• Plug in your device or make sure it is fully charged.
  • Check that your microphone and camera are working.
  • Make sure any required program or application is properly downloaded.
  • Ask others in your household to avoid streaming video during your appointment, as this can slow your internet connection.
  • Close any other programs or applications to maximize the quality of the connection and to reduce distractions.
  • If you are using a smartphone or tablet, prop it up on your desk or table so that the camera is steady and facing you.

Once the appointment starts, try not to be too close to the camera. Your head and shoulders should be visible, similar to a driver’s license or passport photo.

Q: What is the difference between an optometrist and an ophthalmologist?

A: Optometrists hold a doctor of optometry (OD) degree after finishing three or more years of college and four years of optometry school. They provide primary health care for the eye, including performing eye exams and vision tests, prescribing and fitting eyeglasses and contact lenses, detecting eye abnormalities and prescribing medication that treat eye diseases.

Ophthalmologists are medical doctors who completed an internship and a residency in ophthalmology. They provide complete eye care services—all the services provided by an optometrist plus medical and surgical eye care.

It is recommended that an ophthalmologist be part of your health care team while undergoing treatment for cancer, especially if you are experiencing eye and vision issues.

Q: What is a treatment summary and why is important?

A: There are two types of treatment summaries: those you create yourself and those given to you by your surgical, medical or radiation oncologist when you complete treatment. Keeping your own records up-to-date in the form of a treatment summary can be helpful, as it allows you and your family members to have instant access to the specifics of your cancer diagnosis and treatment. A treatment summary should include:

  • Your name and date of birth
  • Date of diagnosis
  • Prescribed therapy/therapies, including dates started and stopped and dosages when appropriate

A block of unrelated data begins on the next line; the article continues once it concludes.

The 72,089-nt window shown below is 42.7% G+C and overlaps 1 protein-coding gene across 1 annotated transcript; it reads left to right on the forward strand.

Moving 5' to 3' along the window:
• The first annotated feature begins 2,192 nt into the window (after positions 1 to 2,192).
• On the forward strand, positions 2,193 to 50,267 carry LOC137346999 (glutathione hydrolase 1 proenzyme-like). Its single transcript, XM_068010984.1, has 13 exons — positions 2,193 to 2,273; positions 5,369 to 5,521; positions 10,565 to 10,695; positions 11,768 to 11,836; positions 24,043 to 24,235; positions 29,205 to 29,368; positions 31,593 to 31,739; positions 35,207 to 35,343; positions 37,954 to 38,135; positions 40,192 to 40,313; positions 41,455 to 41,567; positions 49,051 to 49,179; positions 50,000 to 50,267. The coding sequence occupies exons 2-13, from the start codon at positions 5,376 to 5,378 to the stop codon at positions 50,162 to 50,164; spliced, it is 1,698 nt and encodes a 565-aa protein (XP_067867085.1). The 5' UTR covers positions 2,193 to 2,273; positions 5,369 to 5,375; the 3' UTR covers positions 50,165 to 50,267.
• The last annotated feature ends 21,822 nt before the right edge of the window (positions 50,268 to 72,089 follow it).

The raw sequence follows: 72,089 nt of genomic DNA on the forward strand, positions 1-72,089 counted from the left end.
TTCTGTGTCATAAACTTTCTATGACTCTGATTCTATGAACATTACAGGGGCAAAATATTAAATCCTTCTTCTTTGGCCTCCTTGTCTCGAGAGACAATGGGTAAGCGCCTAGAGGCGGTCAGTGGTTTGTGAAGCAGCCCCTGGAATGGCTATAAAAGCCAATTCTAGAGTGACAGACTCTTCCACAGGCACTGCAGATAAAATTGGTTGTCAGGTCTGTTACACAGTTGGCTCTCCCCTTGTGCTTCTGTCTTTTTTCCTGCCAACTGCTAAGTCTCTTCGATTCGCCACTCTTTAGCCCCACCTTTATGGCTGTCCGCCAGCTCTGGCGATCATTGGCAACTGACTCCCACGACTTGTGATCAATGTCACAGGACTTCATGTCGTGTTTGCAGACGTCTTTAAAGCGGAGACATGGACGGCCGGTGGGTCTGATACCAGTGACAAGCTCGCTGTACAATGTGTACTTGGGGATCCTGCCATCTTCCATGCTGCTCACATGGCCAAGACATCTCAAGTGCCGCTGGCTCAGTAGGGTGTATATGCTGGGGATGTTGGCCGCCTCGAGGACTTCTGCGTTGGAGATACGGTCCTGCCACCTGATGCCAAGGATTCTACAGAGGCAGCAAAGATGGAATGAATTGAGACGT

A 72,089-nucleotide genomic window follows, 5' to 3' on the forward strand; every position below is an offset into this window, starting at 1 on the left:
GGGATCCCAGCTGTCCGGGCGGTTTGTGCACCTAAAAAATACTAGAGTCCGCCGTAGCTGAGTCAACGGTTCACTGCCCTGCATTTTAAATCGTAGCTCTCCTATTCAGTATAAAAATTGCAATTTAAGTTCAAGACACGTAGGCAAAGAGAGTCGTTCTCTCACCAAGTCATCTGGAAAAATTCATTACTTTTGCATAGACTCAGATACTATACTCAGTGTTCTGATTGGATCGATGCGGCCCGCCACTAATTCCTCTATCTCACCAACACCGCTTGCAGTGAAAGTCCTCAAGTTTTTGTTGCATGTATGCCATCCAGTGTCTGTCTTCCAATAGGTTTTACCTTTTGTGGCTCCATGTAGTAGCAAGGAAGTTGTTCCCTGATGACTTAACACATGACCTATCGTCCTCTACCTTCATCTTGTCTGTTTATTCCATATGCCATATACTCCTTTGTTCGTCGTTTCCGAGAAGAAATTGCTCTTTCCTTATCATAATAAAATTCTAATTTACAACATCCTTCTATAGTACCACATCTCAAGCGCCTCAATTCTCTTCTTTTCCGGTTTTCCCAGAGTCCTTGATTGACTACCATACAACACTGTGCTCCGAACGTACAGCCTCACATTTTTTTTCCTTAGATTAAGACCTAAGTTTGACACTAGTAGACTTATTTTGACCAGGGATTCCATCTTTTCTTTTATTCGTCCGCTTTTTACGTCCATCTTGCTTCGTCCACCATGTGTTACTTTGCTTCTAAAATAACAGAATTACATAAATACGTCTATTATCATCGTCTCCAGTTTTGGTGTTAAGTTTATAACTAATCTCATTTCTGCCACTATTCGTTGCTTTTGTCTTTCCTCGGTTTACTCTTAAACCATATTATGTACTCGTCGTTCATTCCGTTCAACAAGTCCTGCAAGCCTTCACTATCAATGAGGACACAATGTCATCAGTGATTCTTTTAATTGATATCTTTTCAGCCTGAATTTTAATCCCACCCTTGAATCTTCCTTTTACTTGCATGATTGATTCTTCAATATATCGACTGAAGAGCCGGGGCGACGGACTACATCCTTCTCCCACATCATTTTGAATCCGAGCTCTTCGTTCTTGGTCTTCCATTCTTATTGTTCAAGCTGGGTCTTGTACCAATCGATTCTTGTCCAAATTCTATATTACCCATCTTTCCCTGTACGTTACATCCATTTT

• Dates and types of baseline and post-diagnosis testing and theresults of these tests
  • Other medications and supplements you are taking
  • Blood transfusion dates and results
  • Names, affiliations and contact information of all members of your health care team

Ask the members of your health care team what they suggest be included. Take your personal record with you when you visit any doctor—not just your oncologist—and have it handy during telemedicine appointments.

Many cancer treatment centers provide a care plan summary (sometimes called a survivorship care plan) as a record of the care you received. This is for your records and for you to share with other members of your health care team, particularly your primary care doctor. This summary is important for your follow-up care, especially if your cancer treatment team and your primary care doctor do not use the same electronic health record system.

Q: In addition to eye and vison side effects, I am also experiencing fatigue. Do you have any guidance for me?

  1. Fatigue (extreme tiredness not helped by sleep) is one of the most common side effects of many cancer treatments. If you are taking a medication, your doctor may lower the dose of the drug, as long as it does not make the treatment less effective. If you are experiencing fatigue, talk to your doctor about whether taking a smaller dose is right for you.

There are a number of other tips for reducing fatigue:

  • Take several short naps or breaks during the day.
  • Take short walks or do some light exercise, if possible.
  • Try easier or shorter versions of the activities you enjoy.
  • Ask your family or friends to help you with tasks you find difficult or tiring.
  • Save your energy for things you find most important.

Fatigue can be a symptom of other illnesses, such as anemia, diabetes, thyroid problems, heart disease, rheumatoid arthritis and depression. So be sure to ask your doctor if they think any of these conditions may be contributing to your fatigue.

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This booklet is supported by GlaxoSmithKline.

Last updated March 04, 2023

The information presented in this publication is provided for your general information only. It is not intended as medical advice and should not be relied upon as a substitute for consultations with qualified health professionals who are aware of your specific situation. We encourage you to take information and questions back to your individual health care provider as a way of creating a dialogue and partnership about your cancer and your treatment.